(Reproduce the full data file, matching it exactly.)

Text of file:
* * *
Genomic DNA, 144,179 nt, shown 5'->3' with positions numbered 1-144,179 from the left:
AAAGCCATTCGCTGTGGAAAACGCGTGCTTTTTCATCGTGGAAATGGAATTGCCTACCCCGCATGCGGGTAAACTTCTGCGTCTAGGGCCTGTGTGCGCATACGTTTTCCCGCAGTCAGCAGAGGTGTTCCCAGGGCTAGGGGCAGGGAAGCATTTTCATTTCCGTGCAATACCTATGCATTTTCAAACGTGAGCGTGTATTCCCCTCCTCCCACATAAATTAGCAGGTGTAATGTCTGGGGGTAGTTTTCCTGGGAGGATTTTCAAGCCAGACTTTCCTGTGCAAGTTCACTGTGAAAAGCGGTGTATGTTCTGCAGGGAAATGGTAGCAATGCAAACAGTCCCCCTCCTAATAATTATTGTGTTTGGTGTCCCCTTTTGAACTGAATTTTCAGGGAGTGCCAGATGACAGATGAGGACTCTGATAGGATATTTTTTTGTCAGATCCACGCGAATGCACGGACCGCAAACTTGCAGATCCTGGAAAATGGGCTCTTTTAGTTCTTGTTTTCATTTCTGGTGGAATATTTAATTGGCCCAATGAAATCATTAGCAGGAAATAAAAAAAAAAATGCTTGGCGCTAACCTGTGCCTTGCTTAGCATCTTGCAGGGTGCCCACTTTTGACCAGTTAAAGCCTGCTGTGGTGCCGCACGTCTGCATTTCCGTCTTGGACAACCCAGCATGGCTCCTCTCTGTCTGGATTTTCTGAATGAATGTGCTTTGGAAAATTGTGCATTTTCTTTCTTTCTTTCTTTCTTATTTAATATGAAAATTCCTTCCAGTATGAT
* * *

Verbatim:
Genomic DNA, 144,179 nt, shown 5'->3' with positions numbered 1-144,179 from the left:
AAAGCCATTCGCTGTGGAAAACGCGTGCTTTTTCATCGTGGAAATGGAATTGCCTACCCCGCATGCGGGTAAACTTCTGCGTCTAGGGCCTGTGTGCGCATACGTTTTCCCGCAGTCAGCAGAGGTGTTCCCAGGGCTAGGGGCAGGGAAGCATTTTCATTTCCGTGCAATACCTATGCATTTTCAAACGTGAGCGTGTATTCCCCTCCTCCCACATAAATTAGCAGGTGTAATGTCTGGGGGTAGTTTTCCTGGGAGGATTTTCAAGCCAGACTTTCCTGTGCAAGTTCACTGTGAAAAGCGGTGTATGTTCTGCAGGGAAATGGTAGCAATGCAAACAGTCCCCCTCCTAATAATTATTGTGTTTGGTGTCCCCTTTTGAACTGAATTTTCAGGGAGTGCCAGATGACAGATGAGGACTCTGATAGGATATTTTTTTGTCAGATCCACGCGAATGCACGGACCGCAAACTTGCAGATCCTGGAAAATGGGCTCTTTTAGTTCTTGTTTTCATTTCTGGTGGAATATTTAATTGGCCCAATGAAATCATTAGCAGGAAATAAAAAAAAAAATGCTTGGCGCTAACCTGTGCCTTGCTTAGCATCTTGCAGGGTGCCCACTTTTGACCAGTTAAAGCCTGCTGTGGTGCCGCACGTCTGCATTTCCGTCTTGGACAACCCAGCATGGCTCCTCTCTGTCTGGATTTTCTGAATGAATGTGCTTTGGAAAATTGTGCATTTTCTTTCTTTCTTTCTTTCTTATTTAATATGAAAATTCCTTCCAGTATGAT